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Scott Elias

I like the credo, Greg! Great stuff. I, too, struggle with how to "strongly encourage" without "mandating" technology integration. By being supportive but not too pushy, I think I've lured some "technophobes" out onto the web.

I posted some thoughts of my own on this here: http://snipurl.com/1i9t1

Carol Burns

First, let me say you are right on target with "not mandating" and with your desire to model best use of Web2.0 tools. I like the credo and am going to re-read it several more times. (I would like to learn more about your ALT Action Learning Teams.) I think we have something similar to ALT but we call them Teacher Integrators and unfortunately we only have 2 for every 25 schools.

Our school has also struggled with how best to get the staff involved in blogging, wikis and podcasting. Surprisingly, THEY are spreading the word. They are teaching each other, modeling what they believe to be good adaptations of the media with their students and passing the information along through their blogs....saying to each other "check my blog"...."did you see what my students think about global warming"...etc...

At EGHS, we began our blogging journey in October 2006 with a 3 hour blogging workshop.I was so excited to be able to train a group for blogging as my "day job" is to maintain the network, fix printers, make backups of files etc....while I am a teacher first, and a network person second, staff training is my first love. So, in beginning to blog with staff, I knew it was important to get them READING blogs. Will says you can't be a blogger unless you read blogs, so we began with the pedegogy of blogging, which I have developed into further training at www.mscarolburns.com . Our EGHS blog, listed above in the URL section of the comments( http:\\carolburns.edublogs.org ) GREW with the staff...I posted each day...a tidbit of blogging information, trying to keep everyone focused and interested....you can see the blog categories has expanded to WIKI's and podcasting with more to come in those areas. I just finished a second 3-day blogging workshop and have even more bloggers enjoying this Web2.0 tool. On the second day of blog training, the participants set up an edublog blog, posted to it and set parameters they were comfortable with. On the third day of the blog training, we posted pictures from Flickr and set up an aggregator; added blogs to the aggregator and when they left they were so excited and anxious to continue what they started. I keep each workshop participant list in my email groups and I keep in touch with them after the workshop is done. They are an amazing group of teachers and I'm anxious to tackle the next bit of training they request as the blogs spread....I also invite feeder schools to participate in the blog training....it is not specific to any one grade level and since I'm originally an elementary school teacher, I can talk to that group about blogging as well.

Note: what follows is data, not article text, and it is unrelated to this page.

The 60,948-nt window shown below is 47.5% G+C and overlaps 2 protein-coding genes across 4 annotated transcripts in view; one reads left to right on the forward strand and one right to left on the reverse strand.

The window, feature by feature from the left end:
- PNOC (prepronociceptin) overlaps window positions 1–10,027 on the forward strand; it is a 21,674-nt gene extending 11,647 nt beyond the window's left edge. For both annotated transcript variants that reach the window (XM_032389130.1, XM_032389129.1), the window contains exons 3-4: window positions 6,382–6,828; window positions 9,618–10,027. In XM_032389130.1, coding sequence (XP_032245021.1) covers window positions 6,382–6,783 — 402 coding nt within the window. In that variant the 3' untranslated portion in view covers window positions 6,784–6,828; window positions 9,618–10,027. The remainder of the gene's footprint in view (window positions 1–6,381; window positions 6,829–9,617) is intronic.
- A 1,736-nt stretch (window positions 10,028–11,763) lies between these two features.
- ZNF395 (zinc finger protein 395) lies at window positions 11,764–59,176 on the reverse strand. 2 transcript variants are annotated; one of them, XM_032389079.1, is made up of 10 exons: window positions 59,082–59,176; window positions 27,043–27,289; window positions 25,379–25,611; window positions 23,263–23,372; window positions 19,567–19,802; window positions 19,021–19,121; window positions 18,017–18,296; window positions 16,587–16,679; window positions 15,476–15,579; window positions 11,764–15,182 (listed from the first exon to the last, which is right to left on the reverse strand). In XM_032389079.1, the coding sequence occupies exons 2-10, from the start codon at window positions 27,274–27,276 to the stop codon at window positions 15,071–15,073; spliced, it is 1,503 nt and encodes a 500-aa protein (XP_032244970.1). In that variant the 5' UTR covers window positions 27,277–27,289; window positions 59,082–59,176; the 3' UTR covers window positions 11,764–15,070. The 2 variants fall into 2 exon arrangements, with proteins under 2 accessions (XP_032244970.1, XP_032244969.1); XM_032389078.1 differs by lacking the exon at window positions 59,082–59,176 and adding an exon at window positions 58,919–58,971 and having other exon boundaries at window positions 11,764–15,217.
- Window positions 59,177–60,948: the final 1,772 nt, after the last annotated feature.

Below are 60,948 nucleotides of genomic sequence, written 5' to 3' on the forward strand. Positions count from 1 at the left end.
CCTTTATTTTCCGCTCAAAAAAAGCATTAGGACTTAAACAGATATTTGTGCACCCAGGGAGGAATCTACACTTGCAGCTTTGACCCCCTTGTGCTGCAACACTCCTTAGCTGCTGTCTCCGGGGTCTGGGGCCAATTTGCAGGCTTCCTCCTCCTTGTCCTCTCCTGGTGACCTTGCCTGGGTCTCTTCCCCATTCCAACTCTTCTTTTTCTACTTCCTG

Here's something else....our Assistant Principal wanted to discuss professional development articles at faculty meetings and so encourage commenting, I posted initial requests for those comments to the blog under the catagory of Faculty meetings...wanna see teachers blog? Give them a controversial issue like 7th period day -vs- block scheduling! I got 24 comments posted on that in record time!!! And, did I point out, we are modeling blogging all the while? They were participants in a blogging activity while commenting on a necessary issue of relevance to our staff. Do you love this? I didn't get so many comments on The Gray School or the Roland Barth article on relationships within the school, but there are some....we will continue to grow this blog and encourage teachers to blog with their students. I hope to offer more training this summer.